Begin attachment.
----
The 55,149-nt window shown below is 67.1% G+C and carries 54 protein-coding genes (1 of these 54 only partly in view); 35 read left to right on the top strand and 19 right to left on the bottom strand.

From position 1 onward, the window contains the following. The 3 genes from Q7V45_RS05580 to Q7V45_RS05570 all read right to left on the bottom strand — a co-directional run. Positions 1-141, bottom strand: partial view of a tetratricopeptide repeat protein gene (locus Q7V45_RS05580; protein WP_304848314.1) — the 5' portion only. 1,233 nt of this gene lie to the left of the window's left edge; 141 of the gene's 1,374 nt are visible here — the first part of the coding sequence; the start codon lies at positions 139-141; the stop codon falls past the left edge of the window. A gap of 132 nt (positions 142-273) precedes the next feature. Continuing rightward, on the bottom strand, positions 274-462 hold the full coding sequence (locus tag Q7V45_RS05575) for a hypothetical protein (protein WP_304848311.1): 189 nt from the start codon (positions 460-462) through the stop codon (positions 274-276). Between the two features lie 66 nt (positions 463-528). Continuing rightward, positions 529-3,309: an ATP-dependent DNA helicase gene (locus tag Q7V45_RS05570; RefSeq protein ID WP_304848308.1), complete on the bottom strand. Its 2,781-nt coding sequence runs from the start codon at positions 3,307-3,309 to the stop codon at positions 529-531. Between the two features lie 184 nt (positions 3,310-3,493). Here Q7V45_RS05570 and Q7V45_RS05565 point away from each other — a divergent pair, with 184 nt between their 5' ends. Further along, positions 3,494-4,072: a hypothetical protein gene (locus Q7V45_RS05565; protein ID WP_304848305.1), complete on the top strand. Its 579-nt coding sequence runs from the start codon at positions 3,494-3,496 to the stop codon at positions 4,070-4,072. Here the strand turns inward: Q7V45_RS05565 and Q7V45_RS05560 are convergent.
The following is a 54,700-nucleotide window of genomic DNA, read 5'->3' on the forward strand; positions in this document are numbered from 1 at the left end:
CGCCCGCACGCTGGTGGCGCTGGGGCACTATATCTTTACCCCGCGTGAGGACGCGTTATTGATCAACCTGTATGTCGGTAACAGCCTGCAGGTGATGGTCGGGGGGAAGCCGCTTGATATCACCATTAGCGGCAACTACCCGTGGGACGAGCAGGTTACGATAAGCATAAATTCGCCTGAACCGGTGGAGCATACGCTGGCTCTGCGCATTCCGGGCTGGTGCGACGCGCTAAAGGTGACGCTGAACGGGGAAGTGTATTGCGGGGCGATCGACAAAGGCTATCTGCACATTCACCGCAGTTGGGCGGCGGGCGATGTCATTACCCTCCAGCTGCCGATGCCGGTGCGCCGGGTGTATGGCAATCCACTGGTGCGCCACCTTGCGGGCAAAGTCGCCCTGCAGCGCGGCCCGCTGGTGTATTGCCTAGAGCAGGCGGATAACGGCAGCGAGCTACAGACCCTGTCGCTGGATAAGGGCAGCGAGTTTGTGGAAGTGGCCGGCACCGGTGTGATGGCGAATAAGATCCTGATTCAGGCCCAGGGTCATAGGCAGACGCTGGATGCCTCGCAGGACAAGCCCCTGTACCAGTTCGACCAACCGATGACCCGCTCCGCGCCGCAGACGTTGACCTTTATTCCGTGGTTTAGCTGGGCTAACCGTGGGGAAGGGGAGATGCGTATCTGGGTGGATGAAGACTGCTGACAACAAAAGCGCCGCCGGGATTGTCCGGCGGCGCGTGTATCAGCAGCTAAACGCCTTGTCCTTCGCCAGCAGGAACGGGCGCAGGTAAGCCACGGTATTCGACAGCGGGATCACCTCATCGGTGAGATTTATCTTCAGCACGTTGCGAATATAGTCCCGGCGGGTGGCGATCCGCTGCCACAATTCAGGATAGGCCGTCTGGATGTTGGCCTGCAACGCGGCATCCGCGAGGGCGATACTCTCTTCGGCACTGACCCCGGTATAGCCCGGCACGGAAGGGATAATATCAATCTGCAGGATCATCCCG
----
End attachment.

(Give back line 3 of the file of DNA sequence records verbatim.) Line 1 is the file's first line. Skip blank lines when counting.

The following is a 54,700-nucleotide window of genomic DNA, read 5'->3' on the forward strand; positions in this document are numbered from 1 at the left end: